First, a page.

On Monday we did a class at the lovely campus of Glendon College, York University. The course was called ‘Performing the Baroque’, a Drama course taught by Guillaume Bernardi.
In this music the written out lute parts imitates the different voices of an imaginary choir, something that Vincenzo Galilei, father of the famous astronomer, and co-inventor of Baroque music says is an import into vocal music from instrumental music, though he was probably wrong about that. ‘Thus the cithara players, wishing to make up for this defect (that is being unable to deliver poetry) introduced on their instruments a way of playing several airs together in consonance.’ Like a good late Renaissance man, Vincenzo thinks that musicians should imitate the Ancients, who would declaim ‘lyric’ poetry to the lyre (now replaced by some kind of lute). Further, and still in the spirit of the Renaissance, he wrote, ‘the most important and principal part of music is the imitation of the concepts of the words’ and that the best musicians would observe ‘the man infuriated or excited, the married woman, the clever harlot, the lover speaking to his mistress as he seeks to persuade her to grant his wishes, the man who laments…’ As an example of this prescription we performed Amarilli mia bella, the greatest hit of the early Baroque, from Vincenzo’s colleague Giulio Caccini from his Le Nuove Musiche. The part for the lutenist or chitarrone player (an instrument also called ‘theorbo’ and recommended by Caccini as the best accompanying instrument) is now only a slow bass line, over which chords are improvised. The accompaniment gets out of the way so the poetry can be uttered in the rhythm of speech.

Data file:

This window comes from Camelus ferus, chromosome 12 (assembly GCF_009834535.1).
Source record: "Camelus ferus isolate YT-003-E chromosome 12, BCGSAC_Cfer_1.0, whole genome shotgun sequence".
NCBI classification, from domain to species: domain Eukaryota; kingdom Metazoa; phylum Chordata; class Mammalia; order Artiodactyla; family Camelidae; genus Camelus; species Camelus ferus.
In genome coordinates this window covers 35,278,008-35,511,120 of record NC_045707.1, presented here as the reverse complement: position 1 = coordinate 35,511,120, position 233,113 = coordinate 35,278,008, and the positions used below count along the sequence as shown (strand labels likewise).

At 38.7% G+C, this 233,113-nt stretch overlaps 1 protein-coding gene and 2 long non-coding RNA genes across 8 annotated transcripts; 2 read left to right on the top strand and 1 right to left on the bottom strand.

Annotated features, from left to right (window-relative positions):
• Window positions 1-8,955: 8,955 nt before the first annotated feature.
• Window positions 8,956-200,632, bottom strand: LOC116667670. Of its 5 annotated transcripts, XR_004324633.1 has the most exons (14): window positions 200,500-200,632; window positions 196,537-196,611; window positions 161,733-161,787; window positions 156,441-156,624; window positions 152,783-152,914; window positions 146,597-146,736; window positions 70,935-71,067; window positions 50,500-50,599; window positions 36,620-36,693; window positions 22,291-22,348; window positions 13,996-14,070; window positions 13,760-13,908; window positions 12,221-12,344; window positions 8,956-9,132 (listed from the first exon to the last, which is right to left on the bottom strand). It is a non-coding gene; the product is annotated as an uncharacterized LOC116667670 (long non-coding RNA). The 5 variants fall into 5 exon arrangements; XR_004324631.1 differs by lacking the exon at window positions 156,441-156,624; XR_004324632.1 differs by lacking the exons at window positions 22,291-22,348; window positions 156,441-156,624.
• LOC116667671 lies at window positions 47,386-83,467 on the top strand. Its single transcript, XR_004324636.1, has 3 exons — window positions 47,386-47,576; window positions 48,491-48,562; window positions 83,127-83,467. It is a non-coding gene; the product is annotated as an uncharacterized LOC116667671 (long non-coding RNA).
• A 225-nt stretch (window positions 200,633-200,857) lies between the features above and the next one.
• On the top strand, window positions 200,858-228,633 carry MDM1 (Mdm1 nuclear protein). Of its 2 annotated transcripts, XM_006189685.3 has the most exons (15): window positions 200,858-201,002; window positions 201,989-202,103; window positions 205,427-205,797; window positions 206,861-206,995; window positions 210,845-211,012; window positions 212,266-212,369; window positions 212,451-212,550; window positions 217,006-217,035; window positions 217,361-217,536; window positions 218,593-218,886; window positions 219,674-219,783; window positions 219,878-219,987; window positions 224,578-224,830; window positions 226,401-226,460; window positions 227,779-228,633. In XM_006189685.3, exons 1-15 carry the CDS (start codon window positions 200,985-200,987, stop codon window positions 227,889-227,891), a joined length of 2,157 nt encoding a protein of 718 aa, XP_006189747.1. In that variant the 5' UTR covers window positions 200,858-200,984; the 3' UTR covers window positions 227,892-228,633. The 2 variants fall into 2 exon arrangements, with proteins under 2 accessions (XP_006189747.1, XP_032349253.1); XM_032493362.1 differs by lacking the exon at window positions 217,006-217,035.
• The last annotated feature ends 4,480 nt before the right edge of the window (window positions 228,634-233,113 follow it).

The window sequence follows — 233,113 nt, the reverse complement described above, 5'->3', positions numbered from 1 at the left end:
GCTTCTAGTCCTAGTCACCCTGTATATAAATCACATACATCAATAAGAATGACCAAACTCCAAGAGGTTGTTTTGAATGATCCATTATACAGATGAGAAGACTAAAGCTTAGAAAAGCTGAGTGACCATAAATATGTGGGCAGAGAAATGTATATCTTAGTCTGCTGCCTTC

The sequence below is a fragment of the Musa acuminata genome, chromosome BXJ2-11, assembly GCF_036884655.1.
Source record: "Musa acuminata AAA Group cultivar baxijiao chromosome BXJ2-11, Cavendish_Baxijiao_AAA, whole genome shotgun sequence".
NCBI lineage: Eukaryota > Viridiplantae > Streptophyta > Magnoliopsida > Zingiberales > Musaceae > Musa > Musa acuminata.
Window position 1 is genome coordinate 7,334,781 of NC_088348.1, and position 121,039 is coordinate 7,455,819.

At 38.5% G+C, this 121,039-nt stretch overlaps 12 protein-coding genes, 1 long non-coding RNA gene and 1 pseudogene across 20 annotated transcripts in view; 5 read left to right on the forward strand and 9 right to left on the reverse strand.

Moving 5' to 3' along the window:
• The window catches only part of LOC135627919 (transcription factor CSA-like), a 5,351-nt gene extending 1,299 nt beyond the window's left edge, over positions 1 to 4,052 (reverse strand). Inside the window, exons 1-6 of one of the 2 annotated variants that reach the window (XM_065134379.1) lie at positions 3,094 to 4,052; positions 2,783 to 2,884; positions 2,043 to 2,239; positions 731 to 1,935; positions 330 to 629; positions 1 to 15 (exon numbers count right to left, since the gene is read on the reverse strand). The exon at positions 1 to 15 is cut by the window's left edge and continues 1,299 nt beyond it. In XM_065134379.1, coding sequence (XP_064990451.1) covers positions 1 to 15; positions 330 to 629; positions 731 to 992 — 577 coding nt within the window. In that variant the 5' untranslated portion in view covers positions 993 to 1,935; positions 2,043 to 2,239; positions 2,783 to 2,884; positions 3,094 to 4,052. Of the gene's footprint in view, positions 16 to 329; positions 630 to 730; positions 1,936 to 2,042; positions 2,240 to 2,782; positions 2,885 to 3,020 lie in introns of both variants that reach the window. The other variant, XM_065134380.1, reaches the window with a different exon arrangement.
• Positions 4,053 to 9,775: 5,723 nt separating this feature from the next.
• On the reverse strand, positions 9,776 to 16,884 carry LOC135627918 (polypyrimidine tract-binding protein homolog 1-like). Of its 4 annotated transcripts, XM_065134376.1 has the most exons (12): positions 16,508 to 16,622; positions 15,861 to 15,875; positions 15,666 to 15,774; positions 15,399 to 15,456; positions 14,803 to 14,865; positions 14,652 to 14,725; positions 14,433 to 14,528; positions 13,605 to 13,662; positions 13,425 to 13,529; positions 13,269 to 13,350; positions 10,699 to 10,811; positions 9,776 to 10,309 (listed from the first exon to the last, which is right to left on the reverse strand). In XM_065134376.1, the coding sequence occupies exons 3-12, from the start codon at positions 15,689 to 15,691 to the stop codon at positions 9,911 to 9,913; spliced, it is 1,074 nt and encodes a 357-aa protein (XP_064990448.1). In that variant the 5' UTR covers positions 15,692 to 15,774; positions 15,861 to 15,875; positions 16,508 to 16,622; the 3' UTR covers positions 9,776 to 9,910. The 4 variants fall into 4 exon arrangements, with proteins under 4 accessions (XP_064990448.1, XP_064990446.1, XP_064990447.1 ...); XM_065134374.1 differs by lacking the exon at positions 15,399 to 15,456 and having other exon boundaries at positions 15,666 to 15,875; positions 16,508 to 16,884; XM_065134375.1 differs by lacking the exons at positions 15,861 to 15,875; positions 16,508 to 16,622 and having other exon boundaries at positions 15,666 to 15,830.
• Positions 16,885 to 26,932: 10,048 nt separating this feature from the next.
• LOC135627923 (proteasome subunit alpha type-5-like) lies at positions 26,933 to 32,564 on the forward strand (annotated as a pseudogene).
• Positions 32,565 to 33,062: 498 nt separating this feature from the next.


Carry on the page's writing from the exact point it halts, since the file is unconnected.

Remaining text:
Caccini was involved in what is usually credited with being the first opera. So we moved on to perform one of the most influential pieces from an early opera, performed at a court wedding to a small audience of cognoscenti, the Lamento d’Arianna, by Claudio Monteverdi with words by Rinuccini. Arianna has been dumped on a beach by her husband, and is almost schizophrenic with grief, anger and every other emotion in between. Of course this is a treat for a composer to show off how a princess speaks, shrieks and rants as she goes through the catalogue of emotions, and the performer gets to show off what we’ll call her ‘musico-rhetorical’ skills too. Hallie talked about how the formalized gestures used by actors, singers and in fact, anyone who gave a speech in the Baroque moved from one pose, held it, then to another. The music of Montevedi reflects this as she runs the gamut of affections.
But of course, writing for a bunch of courtly eggheads in a salon is quite different from tickling a ticket buying public’s ear. As opera moved to opera houses from court chambers there were increasingly tuneful sections built on repeating chord structures and bass lines. We demonstrated this with some chunks of Barbara Strozzi’s Lament, which imitates Monteverdi’s in some parts, but integrates some of those more tuneful parts over a bass that is easier for the ear to hang on to. (The Strozzi is not from an opera, but uses some of the same stylistic characteristics.)
Barbara Strozzi was possibly a courtesan as well.
Building decorations on top of a solid superstructure is, of course, a crucial part of Baroque architecture, so adorning a repeating ‘ground bass’, as such basses were called in English, with a highly decorative vocal line is a sort of musical counterpart to that. We performed Caccini’s Torna, deh torna which is built on the Romanesca chord changes, changes better known in English as ‘Greensleeves’.
After all these hardcore intellectual compositions, we finished off with an ear tickler to demonstrate that everyone still liked a light canzonetta. We sang Caccini’s Dalla porta d’oriente, to a text probably by Maria Menadori.
Much of this music will be heard on our upcoming concert at St. Mike’s College on Nov. 13th.